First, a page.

UN Global Plastic Treaty : Are we edging closer to a cliff edge?

Sian Sutherland, Co-Founder, A Plastic Planet & Plastic Health Council reflects on the latest the Intergovernmental Negotiating Committee (INC-3) to develop a legally binding UN Global Plastic Treaty and how they are being influenced by oil nations.

UN Global Plastic Treaty : Are we edging closer to a cliff edge?

Pictured: An exhibit at UNEP headquarters in Nairobi. Image: UNEP / Ahmed Nayim Yussuf 

In November 2023, the third session of the Intergovernmental Negotiating Committee (INC-3) to develop a legally binding UN Global Plastic Treaty was held in Nairobi, Kenya.  

If you were to take a stroll through the corridors and well-kept gardens of UN Headquarters in Nairobi you may have stumbled upon a lavish, white tent. Not dissimilar to what you may expect to see at any industry expo or political conference, it was a space which you may inhabit when scouring a room for a new business prospect or politely sipping Champagne. 

The long rectangular tent, placed at the back of the main UNEP building, stood alone on a green lawn of manicured grass, and was framed by tropical shrubs. Distinctly separate from the nineties UN complex, it drew intrigue from passers-by as to what was behind those white plastic walls.  

I curiously peered into the space and was greeted with the sight of dark green fabrics, faux golden fixtures, and large screens on each wall with promotional videos on a loop. As my eyes drew into focus, it was unmistakably the home camp of the Kingdom of Saudi Arabia.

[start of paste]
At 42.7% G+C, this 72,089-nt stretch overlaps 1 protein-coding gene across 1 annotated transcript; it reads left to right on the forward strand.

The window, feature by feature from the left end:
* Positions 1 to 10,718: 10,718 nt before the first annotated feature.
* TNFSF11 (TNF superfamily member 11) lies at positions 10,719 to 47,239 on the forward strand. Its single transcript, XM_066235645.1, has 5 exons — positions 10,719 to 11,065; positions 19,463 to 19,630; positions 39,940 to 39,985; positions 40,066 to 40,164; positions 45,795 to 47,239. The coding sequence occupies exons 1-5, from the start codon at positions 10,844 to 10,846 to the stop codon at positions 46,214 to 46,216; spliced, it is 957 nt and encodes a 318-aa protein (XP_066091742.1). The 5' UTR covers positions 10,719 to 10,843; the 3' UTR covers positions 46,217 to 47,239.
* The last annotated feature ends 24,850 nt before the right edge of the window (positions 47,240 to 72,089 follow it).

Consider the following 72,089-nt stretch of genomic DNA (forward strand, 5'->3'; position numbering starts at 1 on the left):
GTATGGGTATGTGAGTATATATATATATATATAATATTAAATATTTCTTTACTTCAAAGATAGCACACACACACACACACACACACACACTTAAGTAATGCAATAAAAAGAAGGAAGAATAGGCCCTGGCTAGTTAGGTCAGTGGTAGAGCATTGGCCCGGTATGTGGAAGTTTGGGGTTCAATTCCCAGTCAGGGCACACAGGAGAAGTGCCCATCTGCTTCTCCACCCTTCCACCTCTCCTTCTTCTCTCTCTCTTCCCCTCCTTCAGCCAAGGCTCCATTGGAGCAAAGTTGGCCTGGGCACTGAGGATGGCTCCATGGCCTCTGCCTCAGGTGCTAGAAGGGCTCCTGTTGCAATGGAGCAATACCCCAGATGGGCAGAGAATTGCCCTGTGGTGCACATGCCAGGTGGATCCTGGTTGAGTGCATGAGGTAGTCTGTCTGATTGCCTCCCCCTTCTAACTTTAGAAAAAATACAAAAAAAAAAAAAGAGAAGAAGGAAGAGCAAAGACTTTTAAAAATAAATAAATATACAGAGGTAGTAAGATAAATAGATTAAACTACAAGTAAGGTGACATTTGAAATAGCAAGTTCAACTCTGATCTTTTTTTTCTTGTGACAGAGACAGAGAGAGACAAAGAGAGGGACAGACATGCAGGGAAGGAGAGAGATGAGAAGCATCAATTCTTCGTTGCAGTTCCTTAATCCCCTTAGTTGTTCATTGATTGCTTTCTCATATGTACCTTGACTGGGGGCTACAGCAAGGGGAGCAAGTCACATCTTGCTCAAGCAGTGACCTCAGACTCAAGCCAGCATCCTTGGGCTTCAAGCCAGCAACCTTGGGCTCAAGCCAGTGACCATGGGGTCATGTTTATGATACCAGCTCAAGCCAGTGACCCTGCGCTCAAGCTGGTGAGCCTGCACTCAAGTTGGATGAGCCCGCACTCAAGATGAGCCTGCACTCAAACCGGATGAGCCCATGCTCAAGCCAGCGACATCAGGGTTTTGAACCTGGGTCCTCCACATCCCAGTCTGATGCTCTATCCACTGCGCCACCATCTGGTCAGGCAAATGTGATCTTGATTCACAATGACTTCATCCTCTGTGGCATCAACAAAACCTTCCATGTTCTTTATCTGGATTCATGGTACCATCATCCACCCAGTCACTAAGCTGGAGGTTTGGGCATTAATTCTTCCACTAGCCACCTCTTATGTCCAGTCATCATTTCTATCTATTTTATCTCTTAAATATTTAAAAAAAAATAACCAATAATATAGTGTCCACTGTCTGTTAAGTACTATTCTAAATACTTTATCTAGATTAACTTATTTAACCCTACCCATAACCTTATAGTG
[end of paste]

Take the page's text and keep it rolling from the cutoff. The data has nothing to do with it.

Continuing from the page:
Saudi Arabia, along with Russia, Iran and a handful of others form what is known by many as the ‘low-ambition coalition’. If you haven’t guessed it yet, there is something that binds this coalition, and that is oil.  

Whilst debate has raged through negotiations on the scope of any future plastics treaty, the oil lovers have set out ensure that Big Oil’s Plan B, plastic, is ringfenced with a deal that promotes recycling and reusing plastic this over those who favour a more ambitious Treaty which restricts plastic production. This alongside the mandatory disclosure of plastic data from state and corporation, and crucially places human health at the heart of the Treaty.  

After three rounds of negotiations, such divisions have continued to hamper the efforts of many to progress onto substantive points. An updated draft treaty has subsequently been released just before the New Year. The second draft released on the 28th of December provides a glimmer of hope, with options in the text providing for the elimination of chemicals and polymers that are hazardous to human health. Mandatory disclosure from corporations on plastic pollution another. But whilst building upon the bare bones of the Zero Draft Treaty, the spectre of big oil still hangs over the process. There are swathe of weak options allowing for business as usual, within a draft treaty that will not be progressed until INC 4 in April. This Treaty can still flounder, killed by multiple choice appeasement.  

Fossil fuel and chemical industries registered more lobbyists at plastics treaty talks than 70 countries combined at the latest round of negotiations in Nairobii, the lobbyists sitting side by side with delegations. 143 attendees in the UN building employed by the fossil fuel industry. How has this blatant conflict of interests been allowed?  It should come as no surprise that back door deals aiming to water down a future Treaty are being dealt literally in the back yard of UNEP.